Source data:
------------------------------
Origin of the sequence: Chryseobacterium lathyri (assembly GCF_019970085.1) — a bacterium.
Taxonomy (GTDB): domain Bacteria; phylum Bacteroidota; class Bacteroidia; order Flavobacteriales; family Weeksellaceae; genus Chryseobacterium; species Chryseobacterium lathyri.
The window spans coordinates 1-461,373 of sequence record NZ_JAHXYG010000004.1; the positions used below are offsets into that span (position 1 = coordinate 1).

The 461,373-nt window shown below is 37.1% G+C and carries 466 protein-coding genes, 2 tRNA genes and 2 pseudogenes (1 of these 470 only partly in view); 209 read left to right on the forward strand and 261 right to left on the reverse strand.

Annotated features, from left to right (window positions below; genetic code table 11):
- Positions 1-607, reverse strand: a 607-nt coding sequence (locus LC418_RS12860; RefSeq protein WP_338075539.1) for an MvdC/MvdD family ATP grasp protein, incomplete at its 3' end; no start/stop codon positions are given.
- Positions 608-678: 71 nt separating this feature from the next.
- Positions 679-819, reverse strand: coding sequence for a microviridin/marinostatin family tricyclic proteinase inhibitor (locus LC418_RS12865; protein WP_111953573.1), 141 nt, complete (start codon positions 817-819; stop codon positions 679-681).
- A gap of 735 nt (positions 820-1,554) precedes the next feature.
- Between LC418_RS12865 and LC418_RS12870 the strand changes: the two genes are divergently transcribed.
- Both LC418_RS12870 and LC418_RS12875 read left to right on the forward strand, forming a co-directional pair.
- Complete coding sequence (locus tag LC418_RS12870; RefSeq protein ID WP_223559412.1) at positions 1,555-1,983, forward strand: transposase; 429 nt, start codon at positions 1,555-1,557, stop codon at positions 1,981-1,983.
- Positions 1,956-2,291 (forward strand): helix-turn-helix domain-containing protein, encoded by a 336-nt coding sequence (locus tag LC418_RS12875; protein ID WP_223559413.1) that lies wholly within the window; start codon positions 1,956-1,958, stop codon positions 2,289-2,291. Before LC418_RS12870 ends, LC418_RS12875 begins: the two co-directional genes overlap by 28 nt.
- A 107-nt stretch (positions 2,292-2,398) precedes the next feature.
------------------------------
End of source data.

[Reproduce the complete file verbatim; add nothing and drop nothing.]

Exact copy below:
Origin of the sequence: Chryseobacterium lathyri (assembly GCF_019970085.1) — a bacterium.
Taxonomy (GTDB): domain Bacteria; phylum Bacteroidota; class Bacteroidia; order Flavobacteriales; family Weeksellaceae; genus Chryseobacterium; species Chryseobacterium lathyri.
The window spans coordinates 1-461,373 of sequence record NZ_JAHXYG010000004.1; the positions used below are offsets into that span (position 1 = coordinate 1).

The 461,373-nt window shown below is 37.1% G+C and carries 466 protein-coding genes, 2 tRNA genes and 2 pseudogenes (1 of these 470 only partly in view); 209 read left to right on the forward strand and 261 right to left on the reverse strand.

Annotated features, from left to right (window positions below; genetic code table 11):
- Positions 1-607, reverse strand: a 607-nt coding sequence (locus LC418_RS12860; RefSeq protein WP_338075539.1) for an MvdC/MvdD family ATP grasp protein, incomplete at its 3' end; no start/stop codon positions are given.
- Positions 608-678: 71 nt separating this feature from the next.
- Positions 679-819, reverse strand: coding sequence for a microviridin/marinostatin family tricyclic proteinase inhibitor (locus LC418_RS12865; protein WP_111953573.1), 141 nt, complete (start codon positions 817-819; stop codon positions 679-681).
- A gap of 735 nt (positions 820-1,554) precedes the next feature.
- Between LC418_RS12865 and LC418_RS12870 the strand changes: the two genes are divergently transcribed.
- Both LC418_RS12870 and LC418_RS12875 read left to right on the forward strand, forming a co-directional pair.
- Complete coding sequence (locus tag LC418_RS12870; RefSeq protein ID WP_223559412.1) at positions 1,555-1,983, forward strand: transposase; 429 nt, start codon at positions 1,555-1,557, stop codon at positions 1,981-1,983.
- Positions 1,956-2,291 (forward strand): helix-turn-helix domain-containing protein, encoded by a 336-nt coding sequence (locus tag LC418_RS12875; protein ID WP_223559413.1) that lies wholly within the window; start codon positions 1,956-1,958, stop codon positions 2,289-2,291. Before LC418_RS12870 ends, LC418_RS12875 begins: the two co-directional genes overlap by 28 nt.
- A 107-nt stretch (positions 2,292-2,398) precedes the next feature.